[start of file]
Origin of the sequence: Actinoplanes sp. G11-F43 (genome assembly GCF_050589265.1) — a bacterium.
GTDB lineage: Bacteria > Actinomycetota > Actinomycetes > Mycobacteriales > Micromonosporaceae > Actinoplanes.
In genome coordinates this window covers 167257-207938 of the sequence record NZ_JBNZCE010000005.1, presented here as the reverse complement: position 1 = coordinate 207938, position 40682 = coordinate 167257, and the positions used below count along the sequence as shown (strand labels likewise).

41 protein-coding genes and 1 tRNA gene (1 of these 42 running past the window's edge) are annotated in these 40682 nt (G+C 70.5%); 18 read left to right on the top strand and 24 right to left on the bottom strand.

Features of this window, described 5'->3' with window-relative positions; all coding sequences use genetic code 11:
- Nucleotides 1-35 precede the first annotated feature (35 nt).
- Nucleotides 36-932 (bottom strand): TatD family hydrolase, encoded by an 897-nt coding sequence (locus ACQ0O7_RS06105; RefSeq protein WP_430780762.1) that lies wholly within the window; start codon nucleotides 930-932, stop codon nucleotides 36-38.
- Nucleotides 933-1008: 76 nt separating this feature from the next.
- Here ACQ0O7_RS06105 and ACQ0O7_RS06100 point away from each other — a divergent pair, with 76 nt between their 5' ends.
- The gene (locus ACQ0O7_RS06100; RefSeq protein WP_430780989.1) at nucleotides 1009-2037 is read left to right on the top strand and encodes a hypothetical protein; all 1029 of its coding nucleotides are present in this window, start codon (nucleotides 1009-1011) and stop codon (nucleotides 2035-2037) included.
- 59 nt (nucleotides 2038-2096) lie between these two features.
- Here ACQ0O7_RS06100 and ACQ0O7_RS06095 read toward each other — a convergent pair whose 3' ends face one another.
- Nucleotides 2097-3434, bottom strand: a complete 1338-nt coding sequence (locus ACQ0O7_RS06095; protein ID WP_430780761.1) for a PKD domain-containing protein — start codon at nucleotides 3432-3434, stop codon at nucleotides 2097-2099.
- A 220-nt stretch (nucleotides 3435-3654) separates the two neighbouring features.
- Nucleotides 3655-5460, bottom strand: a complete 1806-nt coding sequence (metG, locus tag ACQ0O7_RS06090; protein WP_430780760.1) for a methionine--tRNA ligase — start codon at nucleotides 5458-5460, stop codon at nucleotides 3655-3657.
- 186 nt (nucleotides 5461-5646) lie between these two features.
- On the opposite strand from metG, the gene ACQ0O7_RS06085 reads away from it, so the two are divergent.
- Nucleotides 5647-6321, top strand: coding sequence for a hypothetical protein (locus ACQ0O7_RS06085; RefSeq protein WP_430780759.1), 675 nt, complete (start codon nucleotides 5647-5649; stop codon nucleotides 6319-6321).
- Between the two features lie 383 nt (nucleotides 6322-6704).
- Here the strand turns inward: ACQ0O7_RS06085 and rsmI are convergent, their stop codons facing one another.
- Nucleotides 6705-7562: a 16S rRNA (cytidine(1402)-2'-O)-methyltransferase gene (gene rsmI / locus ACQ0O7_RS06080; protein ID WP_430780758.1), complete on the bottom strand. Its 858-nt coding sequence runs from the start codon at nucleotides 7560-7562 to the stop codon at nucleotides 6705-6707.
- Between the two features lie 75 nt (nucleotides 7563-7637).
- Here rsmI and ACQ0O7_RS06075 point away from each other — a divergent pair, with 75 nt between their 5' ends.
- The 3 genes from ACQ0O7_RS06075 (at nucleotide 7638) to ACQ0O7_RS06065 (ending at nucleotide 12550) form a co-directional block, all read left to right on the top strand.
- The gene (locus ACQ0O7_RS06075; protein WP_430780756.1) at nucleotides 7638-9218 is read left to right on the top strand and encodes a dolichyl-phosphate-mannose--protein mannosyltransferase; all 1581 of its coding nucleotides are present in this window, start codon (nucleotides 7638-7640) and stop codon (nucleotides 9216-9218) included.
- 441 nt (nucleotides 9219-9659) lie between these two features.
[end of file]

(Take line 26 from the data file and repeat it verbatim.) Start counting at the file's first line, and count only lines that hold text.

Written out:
- 441 nt (nucleotides 9219-9659) lie between these two features.